Newspaper article Evansville Courier & Press (2007-Current)

In the Deep Chill of the Night, an Impatient Patient Takes Over

Newspaper article Evansville Courier & Press (2007-Current)

In the Deep Chill of the Night, an Impatient Patient Takes Over

Article excerpt

I prided myself on being an agreeable person. Then the chills hit.

I blamed the first small shiver on our Southern Indiana variations in temperature. I turned up my office space heater and ignored it.

Then a little tickle grew in my upper chest as phlegm began to coat my bronchial tubes.

By the time I left work, I was ice-cold, coughing and achy and suspected a fever was brewing. I only believed I was truly sick when my old-fashioned mercury thermometer registered 101.4.

I did all the "right" things: alternated analgesics and NSAIDS every two hours, smeared myself with mentholatum and filled my largest glass with ice water which I drained often. And I went to bed dressed in a flannel nightgown, a sweatshirt and covered in four blankets.

Every two hours I was back awake, the chills returning. More Tylenol or Naproxen and more water.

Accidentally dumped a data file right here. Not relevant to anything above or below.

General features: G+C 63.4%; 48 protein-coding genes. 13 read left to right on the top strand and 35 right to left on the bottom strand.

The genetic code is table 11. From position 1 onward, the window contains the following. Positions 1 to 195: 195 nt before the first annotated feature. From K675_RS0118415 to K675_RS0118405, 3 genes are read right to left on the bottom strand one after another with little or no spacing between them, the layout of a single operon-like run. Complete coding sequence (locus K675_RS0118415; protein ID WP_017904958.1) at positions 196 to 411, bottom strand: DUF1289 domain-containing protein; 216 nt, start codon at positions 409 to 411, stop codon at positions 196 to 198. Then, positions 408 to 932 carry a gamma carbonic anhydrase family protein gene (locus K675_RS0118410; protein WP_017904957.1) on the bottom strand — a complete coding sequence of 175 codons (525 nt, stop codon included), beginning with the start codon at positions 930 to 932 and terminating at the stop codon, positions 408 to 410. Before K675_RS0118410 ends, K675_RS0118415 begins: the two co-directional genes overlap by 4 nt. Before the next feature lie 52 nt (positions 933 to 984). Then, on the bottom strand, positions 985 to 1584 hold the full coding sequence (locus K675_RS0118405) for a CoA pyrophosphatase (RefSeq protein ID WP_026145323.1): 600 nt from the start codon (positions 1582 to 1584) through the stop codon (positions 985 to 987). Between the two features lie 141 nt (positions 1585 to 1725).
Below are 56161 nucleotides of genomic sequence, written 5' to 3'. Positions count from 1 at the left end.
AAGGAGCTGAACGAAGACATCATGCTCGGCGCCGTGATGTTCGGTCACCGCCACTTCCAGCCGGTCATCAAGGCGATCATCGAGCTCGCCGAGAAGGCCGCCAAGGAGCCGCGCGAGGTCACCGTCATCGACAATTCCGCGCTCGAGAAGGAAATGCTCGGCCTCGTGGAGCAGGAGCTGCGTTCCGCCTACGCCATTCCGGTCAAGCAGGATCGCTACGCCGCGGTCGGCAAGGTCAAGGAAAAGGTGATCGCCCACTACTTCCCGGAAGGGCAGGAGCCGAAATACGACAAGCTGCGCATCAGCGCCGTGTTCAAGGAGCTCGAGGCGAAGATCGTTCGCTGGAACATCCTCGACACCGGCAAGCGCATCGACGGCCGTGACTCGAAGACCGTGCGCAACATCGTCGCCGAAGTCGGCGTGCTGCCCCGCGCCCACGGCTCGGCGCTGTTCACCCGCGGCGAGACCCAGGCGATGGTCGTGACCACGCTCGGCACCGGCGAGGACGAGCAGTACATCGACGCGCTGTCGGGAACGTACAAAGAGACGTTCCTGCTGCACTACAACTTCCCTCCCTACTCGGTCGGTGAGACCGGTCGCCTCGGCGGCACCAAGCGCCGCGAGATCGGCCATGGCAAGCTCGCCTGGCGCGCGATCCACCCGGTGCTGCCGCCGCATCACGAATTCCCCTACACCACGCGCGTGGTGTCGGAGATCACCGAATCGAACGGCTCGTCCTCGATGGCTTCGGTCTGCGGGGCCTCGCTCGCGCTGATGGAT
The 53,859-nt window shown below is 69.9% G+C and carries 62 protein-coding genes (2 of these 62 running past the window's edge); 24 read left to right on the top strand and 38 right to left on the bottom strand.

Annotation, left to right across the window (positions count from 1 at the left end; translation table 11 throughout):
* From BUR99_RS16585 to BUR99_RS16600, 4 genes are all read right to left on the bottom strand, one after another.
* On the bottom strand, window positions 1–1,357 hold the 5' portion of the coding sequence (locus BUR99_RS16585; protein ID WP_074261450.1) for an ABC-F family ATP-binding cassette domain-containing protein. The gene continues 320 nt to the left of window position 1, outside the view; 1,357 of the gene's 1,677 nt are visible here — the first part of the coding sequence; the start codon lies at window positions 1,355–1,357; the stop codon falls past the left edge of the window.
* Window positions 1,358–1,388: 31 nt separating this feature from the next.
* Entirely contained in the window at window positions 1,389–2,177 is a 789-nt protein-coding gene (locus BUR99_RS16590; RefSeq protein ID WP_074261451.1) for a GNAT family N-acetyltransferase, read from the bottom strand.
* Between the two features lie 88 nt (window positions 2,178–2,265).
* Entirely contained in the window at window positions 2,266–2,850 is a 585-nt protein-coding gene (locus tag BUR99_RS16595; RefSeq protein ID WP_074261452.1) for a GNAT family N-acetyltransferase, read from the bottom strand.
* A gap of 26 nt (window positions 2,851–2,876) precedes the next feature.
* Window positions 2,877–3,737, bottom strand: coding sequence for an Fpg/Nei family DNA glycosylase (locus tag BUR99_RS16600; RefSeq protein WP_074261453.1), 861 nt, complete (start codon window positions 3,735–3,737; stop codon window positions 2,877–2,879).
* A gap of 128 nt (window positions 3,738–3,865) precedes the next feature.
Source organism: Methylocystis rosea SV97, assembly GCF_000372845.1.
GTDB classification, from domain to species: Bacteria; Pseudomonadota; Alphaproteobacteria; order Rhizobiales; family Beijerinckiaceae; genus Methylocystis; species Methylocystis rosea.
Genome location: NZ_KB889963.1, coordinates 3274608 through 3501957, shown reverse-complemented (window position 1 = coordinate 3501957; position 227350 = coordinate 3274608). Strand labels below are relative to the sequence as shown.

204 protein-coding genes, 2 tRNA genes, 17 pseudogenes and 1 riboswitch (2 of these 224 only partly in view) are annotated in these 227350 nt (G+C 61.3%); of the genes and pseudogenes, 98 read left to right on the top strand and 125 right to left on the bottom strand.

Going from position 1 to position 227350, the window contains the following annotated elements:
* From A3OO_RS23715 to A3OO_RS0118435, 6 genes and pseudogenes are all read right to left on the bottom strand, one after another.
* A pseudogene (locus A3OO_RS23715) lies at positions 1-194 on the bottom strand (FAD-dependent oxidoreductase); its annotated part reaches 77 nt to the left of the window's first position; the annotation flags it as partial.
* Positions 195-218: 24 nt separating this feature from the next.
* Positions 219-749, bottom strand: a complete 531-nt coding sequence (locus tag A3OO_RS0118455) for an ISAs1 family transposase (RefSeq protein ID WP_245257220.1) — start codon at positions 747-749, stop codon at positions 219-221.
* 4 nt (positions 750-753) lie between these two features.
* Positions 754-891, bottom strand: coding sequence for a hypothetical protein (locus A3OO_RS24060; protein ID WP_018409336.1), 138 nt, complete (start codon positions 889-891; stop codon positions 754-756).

Somewhere along the path, my agreeable self went into hibernation. I became an impatient patient.

In this day of instant information, instant food and instant gratification, I wanted instant wellness. After a day, the fever should be gone; by two, I'd had enough of the cough; by the third, when both still persisted, I was as discouraged as if I'd lost my best friend. It wasn't that I was eager to get back to all my activities; I just wanted to feel better. I began to worry if I could get better.

I Googled my symptoms; I talked to the phone nurse to see if I needed testing for the flu; I wondered if adults who still have tonsils get any infection-fighting benefits from them and I Googled that (inconclusive).

While colleagues were getting Z-paks of antibiotics, my doctor recommended over-the-counter zinc-filled cough lozenges and effervescent vitamin drinks. They worked for him, he said. But to me they just didn't sound as powerful as a Z-Pak. "Come back in 10 days, if you need it," he offered. …

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